A separate issue is the possibility of special factors in individual cases. We have in mind here that particular soldiers, whether or not currently represented, may be able to advance special reasons which demonstrate that they are at greater risk than others and that the level of anonymity that they would receive under the principles outlined above would be inadequate. For example, a witness currently living in Northern Ireland might persuade us that he should be allowed to give evidence anonymously. Or a witness with a particularly unusual surname might persuade us that he should not have to disclose it because it will make his whereabouts readily discoverable. We would stress that these are only examples, and that everything will depend on the circumstances of the individual cases. But we think it right to give those to whom special considerations may apply the opportunity to put them forward. It must be understood, however, that we will entertain these applications only on the basis that they are justified by the special personal circumstances of the applicant. We do not propose to alter our basic approach to the issue of anonymity.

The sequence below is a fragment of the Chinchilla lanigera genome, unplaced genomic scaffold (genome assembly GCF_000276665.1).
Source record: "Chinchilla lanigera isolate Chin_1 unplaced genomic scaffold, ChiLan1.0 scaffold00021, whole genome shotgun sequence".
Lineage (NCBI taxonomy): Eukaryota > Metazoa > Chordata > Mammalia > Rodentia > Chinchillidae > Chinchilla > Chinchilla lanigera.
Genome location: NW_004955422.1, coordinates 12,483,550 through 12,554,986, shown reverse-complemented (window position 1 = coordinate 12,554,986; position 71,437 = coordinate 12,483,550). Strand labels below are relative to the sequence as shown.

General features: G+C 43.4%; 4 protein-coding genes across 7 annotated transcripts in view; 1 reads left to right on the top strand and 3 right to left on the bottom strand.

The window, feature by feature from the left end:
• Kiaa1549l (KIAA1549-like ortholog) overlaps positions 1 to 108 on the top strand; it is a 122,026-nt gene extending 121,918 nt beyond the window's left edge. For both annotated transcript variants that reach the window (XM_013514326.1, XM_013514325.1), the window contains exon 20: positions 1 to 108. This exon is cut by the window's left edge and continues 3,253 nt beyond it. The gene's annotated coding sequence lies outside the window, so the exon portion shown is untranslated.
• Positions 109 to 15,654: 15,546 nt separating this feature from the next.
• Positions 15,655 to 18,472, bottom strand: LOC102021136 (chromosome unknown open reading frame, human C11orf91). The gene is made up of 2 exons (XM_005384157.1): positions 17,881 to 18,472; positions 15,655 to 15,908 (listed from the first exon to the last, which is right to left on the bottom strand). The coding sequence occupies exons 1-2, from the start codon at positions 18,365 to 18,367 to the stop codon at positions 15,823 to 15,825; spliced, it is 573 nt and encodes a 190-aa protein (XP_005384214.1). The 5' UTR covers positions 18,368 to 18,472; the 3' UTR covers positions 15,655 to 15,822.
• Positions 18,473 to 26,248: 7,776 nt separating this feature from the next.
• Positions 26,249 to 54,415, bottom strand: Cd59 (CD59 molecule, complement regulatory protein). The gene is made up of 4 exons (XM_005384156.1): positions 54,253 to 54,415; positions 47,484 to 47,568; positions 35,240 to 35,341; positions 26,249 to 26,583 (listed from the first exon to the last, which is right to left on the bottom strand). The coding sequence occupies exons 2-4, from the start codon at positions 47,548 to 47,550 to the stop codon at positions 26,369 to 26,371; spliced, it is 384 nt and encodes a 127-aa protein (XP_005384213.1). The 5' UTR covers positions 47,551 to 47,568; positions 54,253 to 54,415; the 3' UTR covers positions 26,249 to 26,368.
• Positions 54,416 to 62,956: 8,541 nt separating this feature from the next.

We referred earlier in this ruling to the requests for anonymity received directly from a small number of soldiers. With one exception, these requests raise no issues of general principle. We propose now to notify these soldiers of this ruling. If there are grounds for them to argue that special factors apply in their cases, they will have the opportunity to do so in the same way as others. If the soldiers concerned agree that no special factors apply to them, there will be no need to consider their individual applications any further.
No risk exists to the personal safety of soldiers who have died since Bloody Sunday, and the prospect that the surviving relatives of a deceased soldier would be sought out and attacked by way of revenge for Bloody Sunday seems to us somewhat remote. However, we think it only fair that, before we release the names of any soldiers who have died, we should try to contact their next of kin and give them an opportunity to make a special reason application if so advised. We propose to do this as soon as possible, although it will inevitably take some time to establish with certainty which soldiers have died and to locate their next of kin.